Quiet quitting – the new risk for public agencies

If you have been listening to the media, you are fully aware of this new trend called quiet quitting. Quiet quitting is doing only what is required of you at your job and no more. Quiet quitters are only doing the bare minimum. This phenomenon has seemingly increased in the aftermath of the COVID pandemic. Perhaps you are seeing it in your agency as well.

COVID Changed Our Life Perspective

Frankly, I hate speaking about COVID. But we are about to embark on many years of dealing with the ramifications of this global pandemic. We saw an exodus of workers from their lifelong careers once COVIDstruck. Among other things, COVIDforced us to become introspective and consider what things in life truly matter to us. That turned out to be family, our children, and our happiness. From a life perspective, this is wonderful. At the job site, not so much.

Many don’t expend much effort at work, saving it for home and their personal lives. Quiet quitters aren’t making sure projects are done well anymore, just done. They are clocking off the minute they are able. If they can take longer breaks or lunches and get by, they will. They are coasting. But we all know coasting can’t go on forever. It goes only one way—downhill. And we are just about to the bottom.

Working From Home

Another side effect of the pandemic was that we were forced to make concessions in how we work. In some respects, it gave us a new appreciation for the power of the Internet and software. But videoconferencing and remote access software can only take you so far. Humans need interaction with other humans.

No matter how robust your software is, you cannot overcome the processing speed of the human brain. You make countless subconscious calculations in any direct conversation via such things as body language, tone, and even the length of pauses. This is at least muted, if not impossible, over miles and miles of ethernet. It just doesn’t work. Our focus isn’t there. We lose more than just simple communication. We also lose the ability to project ourselves and motivate our workers. And we can provide little oversight for our workers through a digital connection.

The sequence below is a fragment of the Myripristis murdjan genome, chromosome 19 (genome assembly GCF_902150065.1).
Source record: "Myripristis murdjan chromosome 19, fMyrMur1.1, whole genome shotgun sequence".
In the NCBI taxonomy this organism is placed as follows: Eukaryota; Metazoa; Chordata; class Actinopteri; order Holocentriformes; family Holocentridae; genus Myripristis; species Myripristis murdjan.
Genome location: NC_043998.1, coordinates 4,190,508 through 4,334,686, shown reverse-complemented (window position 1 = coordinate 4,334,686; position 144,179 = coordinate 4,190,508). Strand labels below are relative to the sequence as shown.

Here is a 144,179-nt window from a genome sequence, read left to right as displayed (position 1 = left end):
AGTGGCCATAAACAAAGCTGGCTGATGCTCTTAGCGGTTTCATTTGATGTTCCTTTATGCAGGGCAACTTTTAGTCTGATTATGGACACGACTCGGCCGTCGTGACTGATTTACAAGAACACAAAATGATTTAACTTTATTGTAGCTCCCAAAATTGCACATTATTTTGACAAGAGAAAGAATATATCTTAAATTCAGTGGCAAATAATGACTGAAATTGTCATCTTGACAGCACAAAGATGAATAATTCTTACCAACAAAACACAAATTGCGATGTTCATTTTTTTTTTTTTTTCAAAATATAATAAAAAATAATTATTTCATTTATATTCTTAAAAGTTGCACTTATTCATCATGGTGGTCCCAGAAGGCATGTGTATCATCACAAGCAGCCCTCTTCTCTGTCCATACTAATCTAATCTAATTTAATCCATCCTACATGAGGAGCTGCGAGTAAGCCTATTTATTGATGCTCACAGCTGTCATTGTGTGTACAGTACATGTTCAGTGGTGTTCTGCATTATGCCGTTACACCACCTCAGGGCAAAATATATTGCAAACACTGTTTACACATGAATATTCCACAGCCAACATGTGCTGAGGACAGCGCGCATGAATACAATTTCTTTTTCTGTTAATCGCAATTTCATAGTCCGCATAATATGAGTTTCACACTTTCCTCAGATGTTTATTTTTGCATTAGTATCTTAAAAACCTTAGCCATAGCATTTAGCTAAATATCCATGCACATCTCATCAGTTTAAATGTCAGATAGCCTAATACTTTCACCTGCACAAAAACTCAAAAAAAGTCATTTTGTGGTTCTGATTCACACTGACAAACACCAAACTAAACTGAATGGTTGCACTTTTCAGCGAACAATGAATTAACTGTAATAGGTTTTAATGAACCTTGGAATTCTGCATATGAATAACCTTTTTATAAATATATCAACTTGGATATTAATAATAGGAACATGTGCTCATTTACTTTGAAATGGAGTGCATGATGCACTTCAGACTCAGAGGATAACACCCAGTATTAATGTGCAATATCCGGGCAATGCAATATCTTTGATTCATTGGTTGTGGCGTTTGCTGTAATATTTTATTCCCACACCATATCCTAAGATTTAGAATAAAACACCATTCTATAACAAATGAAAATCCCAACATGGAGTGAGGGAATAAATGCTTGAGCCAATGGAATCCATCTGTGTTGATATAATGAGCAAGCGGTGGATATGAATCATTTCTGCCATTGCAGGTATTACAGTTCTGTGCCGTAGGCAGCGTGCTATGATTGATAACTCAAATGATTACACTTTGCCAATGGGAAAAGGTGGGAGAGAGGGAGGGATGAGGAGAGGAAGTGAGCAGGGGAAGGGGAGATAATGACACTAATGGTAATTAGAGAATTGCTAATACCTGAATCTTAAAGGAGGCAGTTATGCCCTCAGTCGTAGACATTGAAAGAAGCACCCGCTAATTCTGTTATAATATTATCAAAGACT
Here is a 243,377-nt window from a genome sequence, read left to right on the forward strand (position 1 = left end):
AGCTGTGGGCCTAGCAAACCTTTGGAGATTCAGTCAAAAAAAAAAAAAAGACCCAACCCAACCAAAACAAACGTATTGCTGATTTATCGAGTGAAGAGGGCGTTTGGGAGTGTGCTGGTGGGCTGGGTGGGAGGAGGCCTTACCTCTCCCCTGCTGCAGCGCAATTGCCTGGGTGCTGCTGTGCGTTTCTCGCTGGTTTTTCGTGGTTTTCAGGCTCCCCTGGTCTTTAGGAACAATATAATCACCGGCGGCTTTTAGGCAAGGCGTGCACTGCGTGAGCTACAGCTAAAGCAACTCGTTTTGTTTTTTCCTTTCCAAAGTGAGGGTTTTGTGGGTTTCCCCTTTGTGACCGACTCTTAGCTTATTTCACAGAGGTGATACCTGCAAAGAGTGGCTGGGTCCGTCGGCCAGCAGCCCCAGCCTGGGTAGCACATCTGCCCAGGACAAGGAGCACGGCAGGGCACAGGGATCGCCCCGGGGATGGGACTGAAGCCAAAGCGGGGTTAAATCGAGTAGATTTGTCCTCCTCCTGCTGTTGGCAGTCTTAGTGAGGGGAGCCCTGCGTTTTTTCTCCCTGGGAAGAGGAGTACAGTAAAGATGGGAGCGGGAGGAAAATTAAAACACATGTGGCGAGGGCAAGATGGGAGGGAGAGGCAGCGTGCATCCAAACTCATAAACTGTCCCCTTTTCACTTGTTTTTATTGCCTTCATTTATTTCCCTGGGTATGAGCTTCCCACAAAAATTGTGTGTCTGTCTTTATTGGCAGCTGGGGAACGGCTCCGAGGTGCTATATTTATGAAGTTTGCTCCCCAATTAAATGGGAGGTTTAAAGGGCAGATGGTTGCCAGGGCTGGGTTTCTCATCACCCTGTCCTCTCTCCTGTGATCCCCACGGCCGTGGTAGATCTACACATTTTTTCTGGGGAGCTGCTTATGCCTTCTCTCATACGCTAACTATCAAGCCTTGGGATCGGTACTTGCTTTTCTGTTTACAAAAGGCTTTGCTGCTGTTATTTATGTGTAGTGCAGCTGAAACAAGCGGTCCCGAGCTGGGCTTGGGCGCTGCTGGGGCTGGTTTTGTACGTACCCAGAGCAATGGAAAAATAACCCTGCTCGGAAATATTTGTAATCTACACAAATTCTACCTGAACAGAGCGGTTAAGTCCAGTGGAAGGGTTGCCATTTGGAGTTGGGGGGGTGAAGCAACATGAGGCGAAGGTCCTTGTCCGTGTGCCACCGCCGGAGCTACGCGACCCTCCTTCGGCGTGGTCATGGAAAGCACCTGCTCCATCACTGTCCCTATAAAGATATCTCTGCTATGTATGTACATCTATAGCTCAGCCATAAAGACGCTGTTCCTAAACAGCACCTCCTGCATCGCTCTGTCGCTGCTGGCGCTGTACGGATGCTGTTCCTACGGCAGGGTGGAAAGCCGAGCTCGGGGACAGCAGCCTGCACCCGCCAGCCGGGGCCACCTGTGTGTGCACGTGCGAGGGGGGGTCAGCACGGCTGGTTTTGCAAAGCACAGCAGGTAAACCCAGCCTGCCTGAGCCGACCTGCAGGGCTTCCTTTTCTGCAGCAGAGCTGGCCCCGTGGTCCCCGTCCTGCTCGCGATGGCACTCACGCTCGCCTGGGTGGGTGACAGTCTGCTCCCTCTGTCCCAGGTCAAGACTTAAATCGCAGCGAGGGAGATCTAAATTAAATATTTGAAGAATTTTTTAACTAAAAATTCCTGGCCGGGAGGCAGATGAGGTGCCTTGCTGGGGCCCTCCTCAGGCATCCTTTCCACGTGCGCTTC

New… Or Timeless?

Quiet quitting seems to be the new fad. But is it? Is doing just enough to get by really new? Is “working to live” actually that novel of a saying? Our media suggests that quiet quitting is something brand-spanking new. It’s a risk to all employers everywhere, they say, and we aren’t prepared to deal with it. But it’s not new.

It’s a fact of life as old as the human village. Some people pull more weight than others. Some are self-motivated, but many require supervision. IBM knew it back when remote work first started. That is why they recalled all their employees to the office—work wasn’t getting done. Elbert Hubbard knew it in 1899 when he wrote “A Message To Garcia,” one of the best-selling letters ever written. I encourage you to read it because it speaks to the trend we see in the present day.


The Ultimate Solution

So how do we manage this risk? What can we do to ensure the work is being done, our vendors are being paid, and we have properly motivated people in place for the job? The solution is no more a new concept than quiet quitting is. It’s something I have said numerous times in presentations and writing. These are front door problems. You need to bring in the right people.

You must identify the type of individuals motivated to do the work you are asking them to do. This starts with your hiring process. You should streamline it to focus on the qualities of the self-motivated. Are they punctual? Do they put effort into the details? Does the quality of the work matter to them?

This isn’t something you can throw money at, either. The self-motivated don’t need the money to push themselves to work. The externally motivated are unlikely to work harder for any level of money. We have all heard of those studies that say $70,000 is the threshold amount for happiness. More than that, happiness doesn’t increase. Less than that, and you’re still striving.

What counts and matters are the intrinsic value and reward you gain from doing your work. Carpenters and other laborers who work with their hands know this all too well. They can see the product of their finished work. They feel good. Ever mow the lawn? You may know the feeling, too. Big corporations with cubicle-laden offices have struggled with this issue. There is a separation between the work the office worker is doing and the value the work produces. They don’t get to see the good in their work. Making sure your employees know the value of the work they provide is critical to overcoming quiet quitting.

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